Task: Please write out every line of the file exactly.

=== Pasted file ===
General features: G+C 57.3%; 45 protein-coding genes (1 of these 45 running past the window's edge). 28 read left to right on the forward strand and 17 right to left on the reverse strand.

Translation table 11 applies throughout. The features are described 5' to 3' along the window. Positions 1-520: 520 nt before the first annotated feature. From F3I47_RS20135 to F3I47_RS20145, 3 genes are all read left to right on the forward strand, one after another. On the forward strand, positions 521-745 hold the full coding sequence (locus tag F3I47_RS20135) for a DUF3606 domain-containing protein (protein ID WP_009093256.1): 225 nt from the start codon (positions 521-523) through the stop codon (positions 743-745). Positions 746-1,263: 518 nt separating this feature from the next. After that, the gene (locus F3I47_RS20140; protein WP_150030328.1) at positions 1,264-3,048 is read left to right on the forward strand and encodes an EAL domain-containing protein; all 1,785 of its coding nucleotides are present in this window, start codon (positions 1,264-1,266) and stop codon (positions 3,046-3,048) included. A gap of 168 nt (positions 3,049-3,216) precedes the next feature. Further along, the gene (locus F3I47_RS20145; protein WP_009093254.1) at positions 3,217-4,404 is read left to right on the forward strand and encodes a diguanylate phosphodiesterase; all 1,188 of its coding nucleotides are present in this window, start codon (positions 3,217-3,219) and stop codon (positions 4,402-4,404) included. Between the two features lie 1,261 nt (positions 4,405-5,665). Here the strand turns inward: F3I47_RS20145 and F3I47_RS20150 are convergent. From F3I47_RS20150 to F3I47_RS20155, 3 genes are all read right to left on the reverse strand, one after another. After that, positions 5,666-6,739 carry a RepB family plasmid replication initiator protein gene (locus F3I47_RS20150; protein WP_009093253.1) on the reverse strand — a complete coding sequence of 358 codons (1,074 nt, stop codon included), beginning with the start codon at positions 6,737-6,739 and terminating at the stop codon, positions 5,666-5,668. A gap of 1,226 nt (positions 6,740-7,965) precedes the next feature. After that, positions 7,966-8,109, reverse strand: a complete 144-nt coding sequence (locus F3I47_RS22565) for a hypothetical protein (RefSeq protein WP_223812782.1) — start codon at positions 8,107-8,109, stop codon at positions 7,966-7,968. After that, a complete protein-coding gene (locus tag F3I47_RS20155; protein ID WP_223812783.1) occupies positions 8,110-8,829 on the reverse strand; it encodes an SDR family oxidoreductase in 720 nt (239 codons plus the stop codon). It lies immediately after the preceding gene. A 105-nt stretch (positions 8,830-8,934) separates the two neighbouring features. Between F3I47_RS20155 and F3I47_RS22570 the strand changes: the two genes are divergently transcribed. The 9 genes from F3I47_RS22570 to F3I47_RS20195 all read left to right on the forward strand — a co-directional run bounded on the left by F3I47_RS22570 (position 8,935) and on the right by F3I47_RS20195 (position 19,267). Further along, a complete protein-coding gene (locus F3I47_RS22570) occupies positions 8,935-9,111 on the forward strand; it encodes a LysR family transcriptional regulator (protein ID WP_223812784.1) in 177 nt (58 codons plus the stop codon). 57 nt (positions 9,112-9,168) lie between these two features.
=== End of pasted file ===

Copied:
General features: G+C 57.3%; 45 protein-coding genes (1 of these 45 running past the window's edge). 28 read left to right on the forward strand and 17 right to left on the reverse strand.

Translation table 11 applies throughout. The features are described 5' to 3' along the window. Positions 1-520: 520 nt before the first annotated feature. From F3I47_RS20135 to F3I47_RS20145, 3 genes are all read left to right on the forward strand, one after another. On the forward strand, positions 521-745 hold the full coding sequence (locus tag F3I47_RS20135) for a DUF3606 domain-containing protein (protein ID WP_009093256.1): 225 nt from the start codon (positions 521-523) through the stop codon (positions 743-745). Positions 746-1,263: 518 nt separating this feature from the next. After that, the gene (locus F3I47_RS20140; protein WP_150030328.1) at positions 1,264-3,048 is read left to right on the forward strand and encodes an EAL domain-containing protein; all 1,785 of its coding nucleotides are present in this window, start codon (positions 1,264-1,266) and stop codon (positions 3,046-3,048) included. A gap of 168 nt (positions 3,049-3,216) precedes the next feature. Further along, the gene (locus F3I47_RS20145; protein WP_009093254.1) at positions 3,217-4,404 is read left to right on the forward strand and encodes a diguanylate phosphodiesterase; all 1,188 of its coding nucleotides are present in this window, start codon (positions 3,217-3,219) and stop codon (positions 4,402-4,404) included. Between the two features lie 1,261 nt (positions 4,405-5,665). Here the strand turns inward: F3I47_RS20145 and F3I47_RS20150 are convergent. From F3I47_RS20150 to F3I47_RS20155, 3 genes are all read right to left on the reverse strand, one after another. After that, positions 5,666-6,739 carry a RepB family plasmid replication initiator protein gene (locus F3I47_RS20150; protein WP_009093253.1) on the reverse strand — a complete coding sequence of 358 codons (1,074 nt, stop codon included), beginning with the start codon at positions 6,737-6,739 and terminating at the stop codon, positions 5,666-5,668. A gap of 1,226 nt (positions 6,740-7,965) precedes the next feature. After that, positions 7,966-8,109, reverse strand: a complete 144-nt coding sequence (locus F3I47_RS22565) for a hypothetical protein (RefSeq protein WP_223812782.1) — start codon at positions 8,107-8,109, stop codon at positions 7,966-7,968. After that, a complete protein-coding gene (locus tag F3I47_RS20155; protein ID WP_223812783.1) occupies positions 8,110-8,829 on the reverse strand; it encodes an SDR family oxidoreductase in 720 nt (239 codons plus the stop codon). It lies immediately after the preceding gene. A 105-nt stretch (positions 8,830-8,934) separates the two neighbouring features. Between F3I47_RS20155 and F3I47_RS22570 the strand changes: the two genes are divergently transcribed. The 9 genes from F3I47_RS22570 to F3I47_RS20195 all read left to right on the forward strand — a co-directional run bounded on the left by F3I47_RS22570 (position 8,935) and on the right by F3I47_RS20195 (position 19,267). Further along, a complete protein-coding gene (locus F3I47_RS22570) occupies positions 8,935-9,111 on the forward strand; it encodes a LysR family transcriptional regulator (protein ID WP_223812784.1) in 177 nt (58 codons plus the stop codon). 57 nt (positions 9,112-9,168) lie between these two features.